10 Fish That Breathe Air (With Images)

Air breathing fish

Fish commonly breathe by absorbing oxygen from water.

However, some fish breathe air directly. So let’s take a look at these fish.

10 Fish That Can Breathe Air

1. Lungfish


Lungfish are freshwater creatures known for their ability to breathe air.

Six known lungfish species inhabit the waters of Africa, Australia, and South America.

They have an extremely advanced respiratory system that allows them to breathe air directly.

These fish usually live in shallow waters but are also found in large lakes and rivers.

Lungfish have an elongated body covered by fleshy, paired pectorals, pelvic fins, and a caudal fin.

Lungfish species typically have two lungs, except for the Australian lungfish, which has one lung.

Besides, the Australian lungfish breathes through its gills without taking in oxygen from its lungs.

The African and South American lungfish are known to survive the seasonal dry habitats by burrowing into mud and remaining dormant throughout the dry season.

However, these fish can also survive on land, without water, for months, sometimes even years.

2. Snakehead

Snakehead Fish
Snakehead Fish

The snakehead is a freshwater perciform fish family native to Africa and Asia.

These elongated fish have giant mouths, long dorsal fins, and sharp, shiny teeth.

The snakehead has a suprabranchial organ or primitive lung for respiration.

It allows the fish to breathe air and live out of water for up to four days if they stay wet.

These fish are raised as pets, but as they grow big, people release them into ponds, lakes, or rivers.

In water, they feed on other fish or frogs. However, on land, they can devour small rodents like rats.

3. Mudskippers


Mudskippers are amphibious fish that inhabit the tropical, subtropical, and temperate regions of the indo-pacific and Africa to Australia.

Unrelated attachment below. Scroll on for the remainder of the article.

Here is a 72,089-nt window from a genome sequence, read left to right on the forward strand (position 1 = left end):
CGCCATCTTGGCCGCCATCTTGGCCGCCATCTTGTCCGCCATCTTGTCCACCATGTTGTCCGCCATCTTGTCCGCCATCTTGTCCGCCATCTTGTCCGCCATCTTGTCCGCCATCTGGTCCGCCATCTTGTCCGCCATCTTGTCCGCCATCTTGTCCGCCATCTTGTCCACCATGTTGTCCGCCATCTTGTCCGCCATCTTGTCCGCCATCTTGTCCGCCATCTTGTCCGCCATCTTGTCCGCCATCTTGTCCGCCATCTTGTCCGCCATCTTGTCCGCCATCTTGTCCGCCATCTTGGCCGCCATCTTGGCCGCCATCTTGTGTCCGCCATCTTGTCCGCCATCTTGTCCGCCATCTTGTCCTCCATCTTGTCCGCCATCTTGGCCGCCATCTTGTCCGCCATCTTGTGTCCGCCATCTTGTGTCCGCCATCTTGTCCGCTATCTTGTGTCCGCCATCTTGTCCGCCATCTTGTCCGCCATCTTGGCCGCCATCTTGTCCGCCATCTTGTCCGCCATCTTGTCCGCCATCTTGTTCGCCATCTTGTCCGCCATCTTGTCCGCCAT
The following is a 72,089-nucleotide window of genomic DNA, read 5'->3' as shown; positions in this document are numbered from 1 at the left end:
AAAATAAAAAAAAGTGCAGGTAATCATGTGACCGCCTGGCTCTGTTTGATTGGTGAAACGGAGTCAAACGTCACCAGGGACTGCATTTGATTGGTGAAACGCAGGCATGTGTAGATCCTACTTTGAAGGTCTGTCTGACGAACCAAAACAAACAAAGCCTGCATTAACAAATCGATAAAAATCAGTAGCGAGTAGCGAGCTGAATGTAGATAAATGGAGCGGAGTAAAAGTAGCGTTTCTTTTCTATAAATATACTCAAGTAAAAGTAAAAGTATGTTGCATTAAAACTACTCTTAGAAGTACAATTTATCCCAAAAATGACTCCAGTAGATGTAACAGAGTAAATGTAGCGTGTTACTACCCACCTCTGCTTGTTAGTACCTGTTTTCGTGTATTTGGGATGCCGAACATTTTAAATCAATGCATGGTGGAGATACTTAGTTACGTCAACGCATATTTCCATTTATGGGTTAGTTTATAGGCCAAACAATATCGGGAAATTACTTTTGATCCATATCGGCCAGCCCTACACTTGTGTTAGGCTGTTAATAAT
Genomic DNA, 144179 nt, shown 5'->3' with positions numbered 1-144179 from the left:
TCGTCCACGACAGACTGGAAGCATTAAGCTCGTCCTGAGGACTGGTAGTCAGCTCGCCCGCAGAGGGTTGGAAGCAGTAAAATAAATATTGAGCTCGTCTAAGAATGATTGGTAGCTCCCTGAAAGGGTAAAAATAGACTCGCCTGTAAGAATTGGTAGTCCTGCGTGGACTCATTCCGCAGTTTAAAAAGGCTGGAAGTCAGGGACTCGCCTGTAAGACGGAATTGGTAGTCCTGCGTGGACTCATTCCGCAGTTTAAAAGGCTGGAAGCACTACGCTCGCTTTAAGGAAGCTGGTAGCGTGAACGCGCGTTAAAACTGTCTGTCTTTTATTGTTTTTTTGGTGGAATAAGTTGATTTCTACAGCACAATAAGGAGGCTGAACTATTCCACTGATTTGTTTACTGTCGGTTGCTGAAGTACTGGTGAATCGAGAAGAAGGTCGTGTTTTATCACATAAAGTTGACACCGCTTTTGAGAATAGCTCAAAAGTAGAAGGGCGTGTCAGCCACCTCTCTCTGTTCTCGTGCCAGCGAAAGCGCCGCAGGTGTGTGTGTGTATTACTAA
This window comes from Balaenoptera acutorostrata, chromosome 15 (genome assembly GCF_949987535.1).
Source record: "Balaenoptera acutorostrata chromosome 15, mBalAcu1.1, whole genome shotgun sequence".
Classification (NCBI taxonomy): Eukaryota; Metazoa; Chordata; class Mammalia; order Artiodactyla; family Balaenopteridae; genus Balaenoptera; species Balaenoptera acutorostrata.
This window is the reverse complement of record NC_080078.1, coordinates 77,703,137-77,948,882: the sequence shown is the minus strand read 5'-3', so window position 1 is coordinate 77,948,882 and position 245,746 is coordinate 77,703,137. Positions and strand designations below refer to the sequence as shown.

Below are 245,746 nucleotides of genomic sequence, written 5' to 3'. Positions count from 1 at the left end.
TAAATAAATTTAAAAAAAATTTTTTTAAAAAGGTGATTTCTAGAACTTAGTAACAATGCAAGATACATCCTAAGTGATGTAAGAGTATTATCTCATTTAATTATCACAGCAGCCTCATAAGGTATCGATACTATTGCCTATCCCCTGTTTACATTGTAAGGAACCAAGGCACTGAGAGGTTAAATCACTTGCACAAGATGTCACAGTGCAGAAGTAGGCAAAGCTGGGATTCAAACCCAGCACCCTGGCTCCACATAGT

These carnivorous fish use their fins to walk, jump and climb on land to catch prey.

They have an unusual appearance and ability to survive in and outside of water.

They also don’t have any particular organs for breathing air.

However, by staying moist, they can absorb oxygen through their skin and mouth lining.

The mudskippers spend most of their lives out of the water and enter it for short periods to moisten their fins and gills.

Staying too long in water can be fatal to a mudskipper.

Mudskippers’ eyes are adapted to see better on land than underwater because they spend so much time on land.

They can stay on land for up to 2 days before taking a dip in the water.

4. Walking Catfish

Walking Catfish

The walking catfish is an air-breathing catfish inhabiting Southeast Asia’s freshwaters.

The name is derived from its ability to wriggle and walk across dry land in search of food or shelter.

This fish can be found in slow-moving, often stagnant waters of ponds, swamps, streams, temporarily flooded rice paddies, and dried-up rivers and pools.

These catfish have both dorsal and anal fins, as well as several pairs of sensory barbels.

They have scaleless skin covered with mucus to protect them when out of water.

Their unique gill structure allows them to take in atmospheric oxygen.

They can survive on land for hours and sometimes even days.

However, walking catfish can only survive out of water when their skin is wet, so they usually travel on land during or after heavy rains.

5. Climbing Perch

Climbing Gourami

The climbing perch is also known as climbing gourami. This fish is native to Southeast Asia and Africa.

It can breathe air, which allows it to venture out of the water and walk short distances on land.

In addition to having gills, this fish also has lungs like humans, allowing it to breathe air on dry land.

This fish is an invasive species with the ability to survive up to 6 to 10 days without water.

The climbing perch can hibernate in mud for six months when the creek beds dry up.

Although this fish is a freshwater species, it can survive in saltwater.